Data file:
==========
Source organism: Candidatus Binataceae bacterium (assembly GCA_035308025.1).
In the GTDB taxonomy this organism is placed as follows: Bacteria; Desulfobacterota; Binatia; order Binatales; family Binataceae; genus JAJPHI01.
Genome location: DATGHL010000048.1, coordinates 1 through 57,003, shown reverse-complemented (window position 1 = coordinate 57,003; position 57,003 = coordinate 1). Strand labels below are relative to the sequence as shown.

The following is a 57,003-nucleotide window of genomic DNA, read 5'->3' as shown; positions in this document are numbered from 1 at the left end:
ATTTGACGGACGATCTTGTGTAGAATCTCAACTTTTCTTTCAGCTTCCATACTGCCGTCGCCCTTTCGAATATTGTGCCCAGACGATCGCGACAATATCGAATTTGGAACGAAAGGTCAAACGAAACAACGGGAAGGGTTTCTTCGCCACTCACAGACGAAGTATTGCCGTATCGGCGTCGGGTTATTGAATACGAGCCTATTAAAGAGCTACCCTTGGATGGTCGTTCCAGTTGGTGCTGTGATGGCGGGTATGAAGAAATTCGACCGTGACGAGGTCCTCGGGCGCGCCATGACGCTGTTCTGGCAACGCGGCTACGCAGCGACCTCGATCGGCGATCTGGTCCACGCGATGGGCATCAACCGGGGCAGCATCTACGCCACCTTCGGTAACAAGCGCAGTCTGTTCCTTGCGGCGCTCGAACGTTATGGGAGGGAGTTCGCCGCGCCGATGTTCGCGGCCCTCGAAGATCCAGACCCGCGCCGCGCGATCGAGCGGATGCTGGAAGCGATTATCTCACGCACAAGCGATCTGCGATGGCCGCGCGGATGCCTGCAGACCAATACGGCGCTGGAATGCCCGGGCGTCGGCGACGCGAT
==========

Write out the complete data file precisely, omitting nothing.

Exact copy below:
Source organism: Candidatus Binataceae bacterium (assembly GCA_035308025.1).
In the GTDB taxonomy this organism is placed as follows: Bacteria; Desulfobacterota; Binatia; order Binatales; family Binataceae; genus JAJPHI01.
Genome location: DATGHL010000048.1, coordinates 1 through 57,003, shown reverse-complemented (window position 1 = coordinate 57,003; position 57,003 = coordinate 1). Strand labels below are relative to the sequence as shown.

The following is a 57,003-nucleotide window of genomic DNA, read 5'->3' as shown; positions in this document are numbered from 1 at the left end:
ATTTGACGGACGATCTTGTGTAGAATCTCAACTTTTCTTTCAGCTTCCATACTGCCGTCGCCCTTTCGAATATTGTGCCCAGACGATCGCGACAATATCGAATTTGGAACGAAAGGTCAAACGAAACAACGGGAAGGGTTTCTTCGCCACTCACAGACGAAGTATTGCCGTATCGGCGTCGGGTTATTGAATACGAGCCTATTAAAGAGCTACCCTTGGATGGTCGTTCCAGTTGGTGCTGTGATGGCGGGTATGAAGAAATTCGACCGTGACGAGGTCCTCGGGCGCGCCATGACGCTGTTCTGGCAACGCGGCTACGCAGCGACCTCGATCGGCGATCTGGTCCACGCGATGGGCATCAACCGGGGCAGCATCTACGCCACCTTCGGTAACAAGCGCAGTCTGTTCCTTGCGGCGCTCGAACGTTATGGGAGGGAGTTCGCCGCGCCGATGTTCGCGGCCCTCGAAGATCCAGACCCGCGCCGCGCGATCGAGCGGATGCTGGAAGCGATTATCTCACGCACAAGCGATCTGCGATGGCCGCGCGGATGCCTGCAGACCAATACGGCGCTGGAATGCCCGGGCGTCGGCGACGCGAT